Also have a manual for the model 230 and 240.

I have some metal type for multigraph & roneo machines - youngs accuratype
14pt times roman caps
10pt times roman l/case

Free to a good home, just pay the carriage if you are not in the UK

Hi there. I just bought the exact same machine and I can’t quite figure out how it works. i thought it would be simple since I teach offset printing in college :) there is a stop pin that I can’t quite figure out. Any help on operating this machine would be greatly appreciated!! Thanks!!

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Need help and if about a Multigraph printer and typesetter. I have no idea how its supposed to work, if all the parts are there. What kind of ink do I use and where would I find spare parts if they are needed. Thank you in advance. I can post pictures if needed

I can post pictures of my mutigraph if anyone is will to tell me if its missing anything or can give more information on the machine

I, too, have a Multigraph, a No. 36 I think. The number is kind of worn off. I have no idea where to put the ink, which way you crank it, where the paper goes, etc., but I have some guesses. I fear I’m missing a roller, as the oscillating one at the top back does not touch the type. If anyone has a manual or verbal instructions, I’d greatly appreciate it. I would love to use this thing for some artwork including type that I have in mind. Anybody?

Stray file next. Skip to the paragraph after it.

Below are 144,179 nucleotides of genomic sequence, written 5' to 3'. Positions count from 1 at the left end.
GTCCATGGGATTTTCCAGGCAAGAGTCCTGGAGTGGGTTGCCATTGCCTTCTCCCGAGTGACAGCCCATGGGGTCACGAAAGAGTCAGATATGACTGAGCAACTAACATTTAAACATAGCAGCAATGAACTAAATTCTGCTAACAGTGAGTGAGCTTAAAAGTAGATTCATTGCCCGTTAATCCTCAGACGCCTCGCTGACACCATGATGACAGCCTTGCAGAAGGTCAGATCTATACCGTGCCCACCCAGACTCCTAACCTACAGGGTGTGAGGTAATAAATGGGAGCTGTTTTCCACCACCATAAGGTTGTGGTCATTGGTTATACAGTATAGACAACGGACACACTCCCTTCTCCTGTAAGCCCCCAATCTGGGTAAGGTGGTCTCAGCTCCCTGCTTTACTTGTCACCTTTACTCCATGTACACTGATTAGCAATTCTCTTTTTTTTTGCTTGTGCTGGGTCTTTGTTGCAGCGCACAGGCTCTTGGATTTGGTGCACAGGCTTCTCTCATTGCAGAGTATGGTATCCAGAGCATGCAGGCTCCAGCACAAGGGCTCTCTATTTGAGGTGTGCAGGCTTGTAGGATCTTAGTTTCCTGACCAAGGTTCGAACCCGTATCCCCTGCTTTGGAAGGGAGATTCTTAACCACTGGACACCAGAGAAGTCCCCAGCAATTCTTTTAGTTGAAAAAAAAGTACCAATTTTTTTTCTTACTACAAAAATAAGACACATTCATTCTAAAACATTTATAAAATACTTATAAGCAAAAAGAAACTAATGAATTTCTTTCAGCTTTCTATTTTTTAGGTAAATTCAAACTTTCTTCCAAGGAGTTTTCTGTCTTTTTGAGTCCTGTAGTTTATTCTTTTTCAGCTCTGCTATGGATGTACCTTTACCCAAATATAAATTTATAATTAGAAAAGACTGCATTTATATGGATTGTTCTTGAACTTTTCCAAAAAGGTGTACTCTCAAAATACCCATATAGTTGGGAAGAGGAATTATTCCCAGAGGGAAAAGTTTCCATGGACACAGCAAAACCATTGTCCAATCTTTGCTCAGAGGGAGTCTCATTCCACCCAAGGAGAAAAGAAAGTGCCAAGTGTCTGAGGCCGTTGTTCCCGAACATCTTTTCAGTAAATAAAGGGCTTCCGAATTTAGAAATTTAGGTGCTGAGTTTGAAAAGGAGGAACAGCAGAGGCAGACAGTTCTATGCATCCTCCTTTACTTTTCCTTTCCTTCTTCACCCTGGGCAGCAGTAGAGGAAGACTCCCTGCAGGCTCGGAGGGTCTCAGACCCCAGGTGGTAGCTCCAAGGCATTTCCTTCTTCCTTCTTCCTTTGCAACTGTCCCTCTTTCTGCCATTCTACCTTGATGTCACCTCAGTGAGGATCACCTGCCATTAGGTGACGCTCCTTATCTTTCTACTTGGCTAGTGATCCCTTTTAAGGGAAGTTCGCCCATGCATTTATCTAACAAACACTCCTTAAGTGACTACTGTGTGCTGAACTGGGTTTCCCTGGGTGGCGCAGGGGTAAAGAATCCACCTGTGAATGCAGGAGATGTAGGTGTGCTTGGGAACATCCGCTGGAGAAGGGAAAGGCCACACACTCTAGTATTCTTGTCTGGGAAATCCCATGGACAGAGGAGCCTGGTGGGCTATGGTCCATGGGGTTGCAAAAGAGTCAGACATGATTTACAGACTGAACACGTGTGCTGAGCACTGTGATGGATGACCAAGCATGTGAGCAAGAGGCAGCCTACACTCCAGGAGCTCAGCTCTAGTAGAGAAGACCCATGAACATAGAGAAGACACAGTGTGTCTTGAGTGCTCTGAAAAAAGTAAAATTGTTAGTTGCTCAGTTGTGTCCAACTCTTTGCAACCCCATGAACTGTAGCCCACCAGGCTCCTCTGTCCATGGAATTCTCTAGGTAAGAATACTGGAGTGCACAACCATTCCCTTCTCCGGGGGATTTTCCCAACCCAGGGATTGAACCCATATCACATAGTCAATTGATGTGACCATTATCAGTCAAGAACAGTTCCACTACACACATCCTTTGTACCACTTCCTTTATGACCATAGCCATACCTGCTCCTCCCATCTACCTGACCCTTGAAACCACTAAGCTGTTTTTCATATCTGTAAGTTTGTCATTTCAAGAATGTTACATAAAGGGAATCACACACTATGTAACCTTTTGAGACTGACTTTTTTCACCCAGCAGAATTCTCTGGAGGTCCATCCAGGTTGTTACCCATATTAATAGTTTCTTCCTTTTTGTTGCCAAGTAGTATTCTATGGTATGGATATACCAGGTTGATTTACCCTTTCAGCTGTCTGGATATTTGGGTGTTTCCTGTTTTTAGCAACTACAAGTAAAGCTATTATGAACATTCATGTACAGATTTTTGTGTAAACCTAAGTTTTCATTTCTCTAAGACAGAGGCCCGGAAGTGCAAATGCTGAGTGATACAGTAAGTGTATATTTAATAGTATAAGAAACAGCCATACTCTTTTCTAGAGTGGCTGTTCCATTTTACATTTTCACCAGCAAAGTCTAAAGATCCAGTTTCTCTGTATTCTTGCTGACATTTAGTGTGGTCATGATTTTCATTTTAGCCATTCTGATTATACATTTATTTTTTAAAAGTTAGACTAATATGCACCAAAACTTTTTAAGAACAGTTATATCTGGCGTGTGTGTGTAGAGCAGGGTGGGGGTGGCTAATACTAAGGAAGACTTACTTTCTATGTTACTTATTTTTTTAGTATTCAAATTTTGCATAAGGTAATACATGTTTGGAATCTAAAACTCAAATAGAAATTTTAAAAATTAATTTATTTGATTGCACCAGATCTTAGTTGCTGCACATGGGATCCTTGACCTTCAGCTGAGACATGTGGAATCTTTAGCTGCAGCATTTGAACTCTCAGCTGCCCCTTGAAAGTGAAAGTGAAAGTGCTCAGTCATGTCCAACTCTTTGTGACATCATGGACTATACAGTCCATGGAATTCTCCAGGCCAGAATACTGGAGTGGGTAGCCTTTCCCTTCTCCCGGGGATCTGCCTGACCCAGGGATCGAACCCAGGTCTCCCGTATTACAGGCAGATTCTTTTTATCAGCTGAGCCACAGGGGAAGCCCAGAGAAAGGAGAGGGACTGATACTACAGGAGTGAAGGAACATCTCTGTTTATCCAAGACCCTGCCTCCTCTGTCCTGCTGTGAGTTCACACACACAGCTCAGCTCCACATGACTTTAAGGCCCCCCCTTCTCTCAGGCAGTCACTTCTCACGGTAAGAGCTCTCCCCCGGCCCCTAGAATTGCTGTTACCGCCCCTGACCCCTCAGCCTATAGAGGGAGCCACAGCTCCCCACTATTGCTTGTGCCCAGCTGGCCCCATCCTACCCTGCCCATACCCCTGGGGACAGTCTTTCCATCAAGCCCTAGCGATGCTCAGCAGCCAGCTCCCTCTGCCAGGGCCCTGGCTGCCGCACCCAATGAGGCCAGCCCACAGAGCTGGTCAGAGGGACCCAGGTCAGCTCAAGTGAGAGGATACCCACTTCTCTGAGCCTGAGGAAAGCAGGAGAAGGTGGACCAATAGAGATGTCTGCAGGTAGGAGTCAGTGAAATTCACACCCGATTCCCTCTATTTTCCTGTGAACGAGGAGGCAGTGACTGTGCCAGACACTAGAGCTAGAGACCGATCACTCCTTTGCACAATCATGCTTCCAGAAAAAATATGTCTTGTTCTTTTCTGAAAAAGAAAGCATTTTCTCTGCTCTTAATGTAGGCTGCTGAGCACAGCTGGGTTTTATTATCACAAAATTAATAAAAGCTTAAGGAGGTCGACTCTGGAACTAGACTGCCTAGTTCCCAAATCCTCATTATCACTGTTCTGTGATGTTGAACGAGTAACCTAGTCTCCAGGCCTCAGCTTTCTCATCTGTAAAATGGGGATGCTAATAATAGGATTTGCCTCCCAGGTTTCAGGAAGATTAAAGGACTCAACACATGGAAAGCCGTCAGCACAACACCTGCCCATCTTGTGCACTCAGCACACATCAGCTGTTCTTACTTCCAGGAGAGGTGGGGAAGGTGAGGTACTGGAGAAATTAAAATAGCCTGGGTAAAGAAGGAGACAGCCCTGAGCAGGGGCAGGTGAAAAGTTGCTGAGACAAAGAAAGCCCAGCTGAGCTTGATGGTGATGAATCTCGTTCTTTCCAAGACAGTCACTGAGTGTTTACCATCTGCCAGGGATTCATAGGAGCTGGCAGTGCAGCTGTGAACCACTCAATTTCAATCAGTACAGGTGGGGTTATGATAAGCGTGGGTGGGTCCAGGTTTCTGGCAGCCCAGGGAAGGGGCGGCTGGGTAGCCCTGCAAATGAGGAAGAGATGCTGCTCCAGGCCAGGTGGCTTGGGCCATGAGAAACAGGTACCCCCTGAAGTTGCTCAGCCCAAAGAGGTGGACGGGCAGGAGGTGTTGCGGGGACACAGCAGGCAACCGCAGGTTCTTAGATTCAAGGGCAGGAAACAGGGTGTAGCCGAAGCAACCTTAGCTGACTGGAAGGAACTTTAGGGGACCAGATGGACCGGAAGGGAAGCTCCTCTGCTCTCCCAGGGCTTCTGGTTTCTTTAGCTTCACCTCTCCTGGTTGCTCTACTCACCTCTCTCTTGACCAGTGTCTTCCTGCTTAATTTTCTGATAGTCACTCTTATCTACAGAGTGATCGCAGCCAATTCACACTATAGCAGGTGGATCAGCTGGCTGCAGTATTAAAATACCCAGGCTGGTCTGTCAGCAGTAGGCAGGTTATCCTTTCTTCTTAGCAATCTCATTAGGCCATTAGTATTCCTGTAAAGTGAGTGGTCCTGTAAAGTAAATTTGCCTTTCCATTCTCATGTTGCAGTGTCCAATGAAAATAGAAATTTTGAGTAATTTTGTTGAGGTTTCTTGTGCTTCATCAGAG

Someone above asked about what these presses were used for. My original acquisition was from a minister whose father, also a minister, had acquired the equipment in the 1930s and did the Sunday church programs on it. Additional type and equipment from some now unremembered source appeared to be from some membership group (can’t remember what but agricultural I believe) and had dozens of pre-set addresses. It looked to have been used to send out letters to members, each one personalized with the name and address.
Everything I collected was transferred several years ago to Dave Robison (see above) probably the leading collector and expert on the use of the machines. He prints with them which is further than I ever got!